There'll be life after Shefflin
For most of the late 1990s and the early part of the last decade, it was difficult to have a vision of Kilkenny hurling beyond DJ Carey.
After Carey had orchestrated the 2000 All-Ireland final rout of Offaly, his position as the team's key influence was never clearer.
When he made his late summer cameo in 2002 after the Leinster championship to play his part in All-Ireland semi-final and final victories over Tipperary and Clare, that talismanic image was embellished.
The 0-19 to 0-17 victory over Wexford in the '02 Leinster final had been, and remains, their smallest winning margin in a provincial decider under Brian Cody's management. Carey's return seemed to elevate them on to another plateau.
But by '03, despite being captain, Carey's influence was waning. New leaders and new influences had emerged. The unthinkable was happening. DJ was becoming peripheral to the momentum of the team. He stayed on for two more seasons before announcing his retirement prior the championship in '06.
But by then, on the back of league successes in '05 and '06, Kilkenny hurling had already set off on a different path, and they were ready to embark on their historic four successive All-Ireland titles.
The same depth of dependency has never weighed on Henry Shefflin as it did on Carey at the apex of his career. Shefflin is considered by many to be the greatest hurler ever, but he has also played on the greatest ever hurling team.
Still, life without him has always been difficult to contemplate. Their one championship defeat since '05 -- the 2010 All-Ireland final to Tipperary -- came against the background of the cruciate ligament injury Shefflin sustained in the semi-final win over Cork four weeks earlier.
He limped off after just 12 minutes of that decider when his knee gave way from under him to compound his problems. It was the shortest time he spent on a championship field in a Kilkenny shirt, and they lost.
Kilkenny couldn't survive without him then. Could they now?
After last Sunday's dismantling of Cork's renaissance under Jimmy Barry-Murphy, the terms and conditions for Kilkenny hurling, their place in the game and what they are likely to achieve, appear to have shifted again.
They have raised the stakes once more. Clearly they are not allowing themselves to be held back by anything.
Life beyond Henry Shefflin? It's not the appalling vista it may have seemed just a few years back.
Of course, they are a much better team with him in harness. As they are with Richie Power and Michael Rice too. But without him they look like they can now cope much better than they ever imagined they could.
When they lost last year's league final to Dublin, the injuries clearly had an impact. The toll was just as significant 12 months on but the impact, incredibly, was negligible unless they had designs on winning by more than a point a man.
The emergence of TJ Reid as a central figure in this league, the impact of Eoin Larkin at full-forward, a position he had an initial distaste for, the opportunism of Colin Fennelly, and the emergence of Matthew Ruth and the athletic Cillian Buckley provide a snapshot of Kilkenny well into the future.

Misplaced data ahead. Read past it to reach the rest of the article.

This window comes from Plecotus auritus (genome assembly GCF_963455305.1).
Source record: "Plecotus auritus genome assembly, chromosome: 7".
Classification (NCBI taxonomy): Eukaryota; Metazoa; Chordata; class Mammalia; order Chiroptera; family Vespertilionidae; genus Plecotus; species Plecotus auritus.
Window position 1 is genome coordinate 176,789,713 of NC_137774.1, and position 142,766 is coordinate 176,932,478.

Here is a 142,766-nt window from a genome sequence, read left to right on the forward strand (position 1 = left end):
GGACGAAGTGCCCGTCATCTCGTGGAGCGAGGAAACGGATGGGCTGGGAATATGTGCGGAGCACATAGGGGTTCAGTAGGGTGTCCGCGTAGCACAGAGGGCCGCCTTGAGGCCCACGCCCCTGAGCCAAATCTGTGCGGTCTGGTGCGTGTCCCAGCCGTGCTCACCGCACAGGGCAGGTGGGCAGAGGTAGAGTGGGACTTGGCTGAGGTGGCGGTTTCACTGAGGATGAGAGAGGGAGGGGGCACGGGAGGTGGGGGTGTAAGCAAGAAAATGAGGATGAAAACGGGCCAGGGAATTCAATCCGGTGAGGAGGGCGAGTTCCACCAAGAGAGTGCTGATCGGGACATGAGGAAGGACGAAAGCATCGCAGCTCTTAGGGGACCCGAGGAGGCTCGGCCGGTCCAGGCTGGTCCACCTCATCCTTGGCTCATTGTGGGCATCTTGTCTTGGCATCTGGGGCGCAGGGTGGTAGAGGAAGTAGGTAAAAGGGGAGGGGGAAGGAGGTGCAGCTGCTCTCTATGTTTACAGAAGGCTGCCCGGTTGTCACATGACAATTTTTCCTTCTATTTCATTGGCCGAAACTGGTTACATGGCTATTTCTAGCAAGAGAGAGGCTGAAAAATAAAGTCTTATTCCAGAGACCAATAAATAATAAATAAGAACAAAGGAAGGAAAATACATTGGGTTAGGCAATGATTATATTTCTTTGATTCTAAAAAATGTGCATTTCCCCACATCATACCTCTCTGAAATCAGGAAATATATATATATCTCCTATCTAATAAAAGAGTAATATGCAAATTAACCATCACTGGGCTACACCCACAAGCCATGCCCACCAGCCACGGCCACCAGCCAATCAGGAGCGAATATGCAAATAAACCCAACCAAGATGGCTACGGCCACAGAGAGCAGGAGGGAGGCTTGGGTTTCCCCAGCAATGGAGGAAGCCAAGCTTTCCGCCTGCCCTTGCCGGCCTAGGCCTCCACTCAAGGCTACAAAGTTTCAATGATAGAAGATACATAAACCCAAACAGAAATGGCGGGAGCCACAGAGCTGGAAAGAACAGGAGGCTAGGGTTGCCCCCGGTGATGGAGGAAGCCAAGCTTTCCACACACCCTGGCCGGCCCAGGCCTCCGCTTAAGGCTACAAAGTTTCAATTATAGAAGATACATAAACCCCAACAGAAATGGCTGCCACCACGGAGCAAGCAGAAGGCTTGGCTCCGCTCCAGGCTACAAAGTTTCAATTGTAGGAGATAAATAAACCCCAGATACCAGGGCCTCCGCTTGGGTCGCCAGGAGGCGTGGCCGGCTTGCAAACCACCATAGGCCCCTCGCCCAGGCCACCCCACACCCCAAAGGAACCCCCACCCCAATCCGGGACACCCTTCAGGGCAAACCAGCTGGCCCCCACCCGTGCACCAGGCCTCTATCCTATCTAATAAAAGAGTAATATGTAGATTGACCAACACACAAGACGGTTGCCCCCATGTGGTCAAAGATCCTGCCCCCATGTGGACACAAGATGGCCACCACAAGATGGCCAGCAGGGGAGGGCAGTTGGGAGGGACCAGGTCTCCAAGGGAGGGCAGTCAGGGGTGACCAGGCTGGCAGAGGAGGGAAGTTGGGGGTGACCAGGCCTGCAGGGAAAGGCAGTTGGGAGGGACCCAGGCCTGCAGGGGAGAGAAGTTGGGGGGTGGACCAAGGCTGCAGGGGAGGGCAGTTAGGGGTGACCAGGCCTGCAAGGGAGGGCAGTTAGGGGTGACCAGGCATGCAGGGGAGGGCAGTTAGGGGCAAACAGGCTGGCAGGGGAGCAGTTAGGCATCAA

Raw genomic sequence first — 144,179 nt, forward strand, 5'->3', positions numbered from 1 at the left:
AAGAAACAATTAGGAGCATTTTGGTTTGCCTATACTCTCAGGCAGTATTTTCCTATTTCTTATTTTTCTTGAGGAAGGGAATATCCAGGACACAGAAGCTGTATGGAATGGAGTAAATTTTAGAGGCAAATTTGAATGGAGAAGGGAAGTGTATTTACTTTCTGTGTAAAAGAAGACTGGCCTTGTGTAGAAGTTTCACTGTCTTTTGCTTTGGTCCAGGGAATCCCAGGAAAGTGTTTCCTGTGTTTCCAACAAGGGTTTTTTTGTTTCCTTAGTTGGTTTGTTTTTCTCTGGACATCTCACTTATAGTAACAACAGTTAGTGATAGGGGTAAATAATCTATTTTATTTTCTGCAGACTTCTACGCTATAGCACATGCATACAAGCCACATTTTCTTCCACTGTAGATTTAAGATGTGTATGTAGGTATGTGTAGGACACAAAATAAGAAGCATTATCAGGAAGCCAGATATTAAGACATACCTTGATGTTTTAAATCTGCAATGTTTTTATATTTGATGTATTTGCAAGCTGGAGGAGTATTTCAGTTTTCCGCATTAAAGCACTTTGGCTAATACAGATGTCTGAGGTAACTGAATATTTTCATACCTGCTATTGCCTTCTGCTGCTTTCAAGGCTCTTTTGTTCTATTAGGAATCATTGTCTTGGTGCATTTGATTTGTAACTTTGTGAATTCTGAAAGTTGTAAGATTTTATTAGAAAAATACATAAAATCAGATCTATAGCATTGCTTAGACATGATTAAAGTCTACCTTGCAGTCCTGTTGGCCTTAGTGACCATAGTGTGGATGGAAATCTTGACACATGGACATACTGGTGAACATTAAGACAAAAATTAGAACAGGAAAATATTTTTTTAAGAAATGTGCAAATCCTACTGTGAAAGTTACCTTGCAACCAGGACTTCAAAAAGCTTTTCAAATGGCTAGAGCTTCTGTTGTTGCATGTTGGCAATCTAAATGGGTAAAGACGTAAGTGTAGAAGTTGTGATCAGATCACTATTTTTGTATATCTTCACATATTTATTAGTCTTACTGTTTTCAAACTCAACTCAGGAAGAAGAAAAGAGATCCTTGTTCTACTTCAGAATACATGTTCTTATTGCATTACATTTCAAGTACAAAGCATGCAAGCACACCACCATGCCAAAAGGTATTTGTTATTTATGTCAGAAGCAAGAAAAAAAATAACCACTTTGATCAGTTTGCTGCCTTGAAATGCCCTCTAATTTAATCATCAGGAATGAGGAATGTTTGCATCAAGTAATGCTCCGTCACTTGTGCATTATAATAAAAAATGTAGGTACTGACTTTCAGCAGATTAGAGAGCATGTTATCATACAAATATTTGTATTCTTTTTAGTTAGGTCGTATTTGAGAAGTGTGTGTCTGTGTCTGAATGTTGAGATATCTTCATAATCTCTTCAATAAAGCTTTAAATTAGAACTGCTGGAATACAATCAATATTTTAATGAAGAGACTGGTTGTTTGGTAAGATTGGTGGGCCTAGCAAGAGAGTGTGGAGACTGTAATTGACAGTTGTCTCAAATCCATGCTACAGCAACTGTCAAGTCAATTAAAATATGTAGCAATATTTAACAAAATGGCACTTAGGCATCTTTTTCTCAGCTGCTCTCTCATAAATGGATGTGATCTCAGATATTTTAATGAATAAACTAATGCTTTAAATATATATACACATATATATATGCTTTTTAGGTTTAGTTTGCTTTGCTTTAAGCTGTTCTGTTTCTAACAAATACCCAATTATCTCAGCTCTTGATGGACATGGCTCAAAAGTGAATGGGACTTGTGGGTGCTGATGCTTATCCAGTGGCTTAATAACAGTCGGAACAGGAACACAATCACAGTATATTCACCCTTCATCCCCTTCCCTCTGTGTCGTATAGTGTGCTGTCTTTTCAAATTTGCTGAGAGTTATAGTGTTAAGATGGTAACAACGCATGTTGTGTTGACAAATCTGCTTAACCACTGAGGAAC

Richie Hogan's desire to get into the thick of the action after such a serious injury is reflective of the player he has become.
There may be gnawing concerns about the defence, but the collective approach to stopping opponents supplants any potential deficiency. The pace of the conveyor belt and the product it keeps churning out has even surprised Kilkenny's most seasoned observers. They scarcely saw this coming.
From the team that started the 2009 All-Ireland final against Tipperary, only six started on Sunday. Richie Doyle looks like he could have the debut season in defence that Paul Murphy had last year. Shefflin will return of course with the precision of a Swiss clock, just in time for their opening championship match, which will most likely be against Dublin.
Recovery from this shoulder injury has been hard and laborious. Only last week he recalled how he "almost fell off the chair" when the surgeon told him how long he'd be out of the game for. It had to have been demoralising.
But no player has become more accustomed to the hard road to recovery during the winter months than Shefflin.
As much as the scores and the barnstorming displays, it is the diligence to return in time for each summer campaign that underlines the character he has and the mental resilience. To return after this latest setback so soon after the 2010 cruciate would rank high among any of his achievements.
Kilkenny have got used to spring campaigns without Henry. Between All-Ireland club campaigns with Ballyhale Shamrocks and the severity of the injuries and recoveries he has had to endure, he has grown distant from league hurling.
It is quite a statistic that in their last 50 league matches, from the beginning of the 2006 campaign to last Sunday's league final, he has only played in six. His last league game for Kilkenny was that epic final win over Tipperary in Semple Stadium in 2009.
When Kilkenny hurlers began announcing retirements at the same rate as Fianna Fail ministers at the end of the last Dail, it may have been a reason to breathe sighs of relief among their hard-pressed opponents.
Now that they have reeled off a league title so easily without so many key players -- Shefflin chief among them -- it suggests that they are already headed towards a new era.